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DOOR-TO-DOOR HIV TESTS!

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image Nercha offices in Mbabane.

MBABANE – Government plans to spend over E3.2 billion in five years on a new venture known as the ‘test and treat’ programme.
The Times SUNDAY understands that this is how government hopes to ensure that all Swazis get tested for HIV.


About 230 000 Swazis are said to be HIV-positive and government is on a mission to identify and enrol all of them on treatment.
Part of this money would be spent purchasing ARVs and financing other intervention measures in the fight against HIV.
Khanya Mabuza, Director of  the National Emergency Response Council on HIV/AIDS (NERCHA), said government was currently studying the full financial implications of testing the whole nation for HIV, in the effort to implement the 90-90- 90 programme.


This is a new global strategy that sets ambitious targets for combating AIDS.
Swaziland wants to domesticate this strategy, which dictates that by the year 2020, the aim is to have 90 per cent of all people living with HIV aware of their status. Further, 90 per cent of those diagnosed would receive regular antiretroviral therapy.


At least 90 per cent of people being treated will have lasting viral suppression. Mabuza said the aim of the study, dubbed the Swaziland Investment Case Study (SICS), was to determine the scale of investment in the interventions aimed at maximising impact, benefits and efficiencies in the response towards HIV.
Presently, the cost burden to government for HIV drugs amounts to E200 million.


This figure would rise as more people get enrolled on treatment. Mabuza said the process of forming the Swaziland HIV Investment Case was at an advanced stage. A multi-sectoral team met at Pigg’s Peak hotel recently, to review and finalise a draft, which would soon be presented to NERCHA and UNAIDS senior management and stakeholders for review and adoption. 


Participants at this meeting were drawn from the Ministry of Health, Ministry of Finance, Ministry of Economic Planning World Food Program (WFP), Clinton Health Access Initiative (CHAI), NERCHA and UNAIDS.
The Swaziland HIV Investment Case development process is informed by the recognition of the need to rethink the approach to HIV investments in Swaziland.


The idea to craft an Investment Case for Swaziland was conceived during the development of the extended National Multi-sectoral Strategic Framework on HIV and AIDS (eNSF). The eNSF will be implemented by NERCHA until 2018 with technical and financial support from the Joint United Nations Programme on HIV/AIDS (UNAIDS).


It was projected that the Investment Case will be finalised within one month. Mabuza said the Swaziland HIV Investment Case identified five game-changing interventions which demonstrated the greatest potential to meet the country’s HIV response objective.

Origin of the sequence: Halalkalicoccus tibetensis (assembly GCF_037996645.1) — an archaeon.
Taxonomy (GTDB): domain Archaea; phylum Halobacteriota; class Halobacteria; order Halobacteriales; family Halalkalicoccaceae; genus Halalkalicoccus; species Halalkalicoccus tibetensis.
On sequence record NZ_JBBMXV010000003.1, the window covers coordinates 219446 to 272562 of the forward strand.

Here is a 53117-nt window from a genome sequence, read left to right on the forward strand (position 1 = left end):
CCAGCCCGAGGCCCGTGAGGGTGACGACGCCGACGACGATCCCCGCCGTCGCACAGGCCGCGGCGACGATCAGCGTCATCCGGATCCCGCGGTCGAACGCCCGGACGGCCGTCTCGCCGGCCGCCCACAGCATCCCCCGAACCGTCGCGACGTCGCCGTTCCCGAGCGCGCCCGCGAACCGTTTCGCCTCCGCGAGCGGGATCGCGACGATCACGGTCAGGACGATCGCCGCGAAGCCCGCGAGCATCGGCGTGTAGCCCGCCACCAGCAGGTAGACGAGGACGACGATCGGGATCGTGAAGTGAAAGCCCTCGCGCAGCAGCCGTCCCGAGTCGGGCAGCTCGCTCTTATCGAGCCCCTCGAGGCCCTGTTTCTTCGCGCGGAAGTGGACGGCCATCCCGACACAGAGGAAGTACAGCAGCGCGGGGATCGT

These included scaling up Antiretroviral Therapy (ART), including the roll-out of treatment as prevention (TasP),  Intensifying Voluntary Medical Male Circumcision (VMMC), intensifying HIV prevention programmes for girls and young women aged 15-24, scaling up of Prevention of Mother to Child Transmission of HIV and Intensifying  the TB and HIV Co-infection programme.


According to information published on NERCHA’s website, the HIV epidemic was a long-term challenge for the country, one that requires a sustainable response.
Although Swaziland, over the past decade, achieved major gains in reducing the number of new HIV infections and preventing deaths from AIDS-related causes, progress has not been evenly shared across all the thematic areas of the response.


As premised on the national objective of attaining an AIDS-free Swaziland by 2022, the Swaziland HIV Investment Case (SHIC) aims to present an economic and calculated rationale for investing in five strategic HIV interventions, targeting populations and the anticipated health and economic outcomes.  It also provides an important vehicle for Swaziland to deliver strategic, rights-based, sustainable responses to HIV.
The Swaziland Investment Case provides new opportunities to explore options for innovative funding and service delivery.


It will also help identify specific steps to enhance equity and inclusiveness for key populations, to use available evidence to better understand the health and economic benefits of timely, rights-based, smart HIV investments and to eliminate inefficiency in HIV programmes.
In addition to helping Swaziland with resource allocation and financing decisions, the Investment Case could serve as an advocacy instrument for dialogue with national and external partners, including resource mobilisation.

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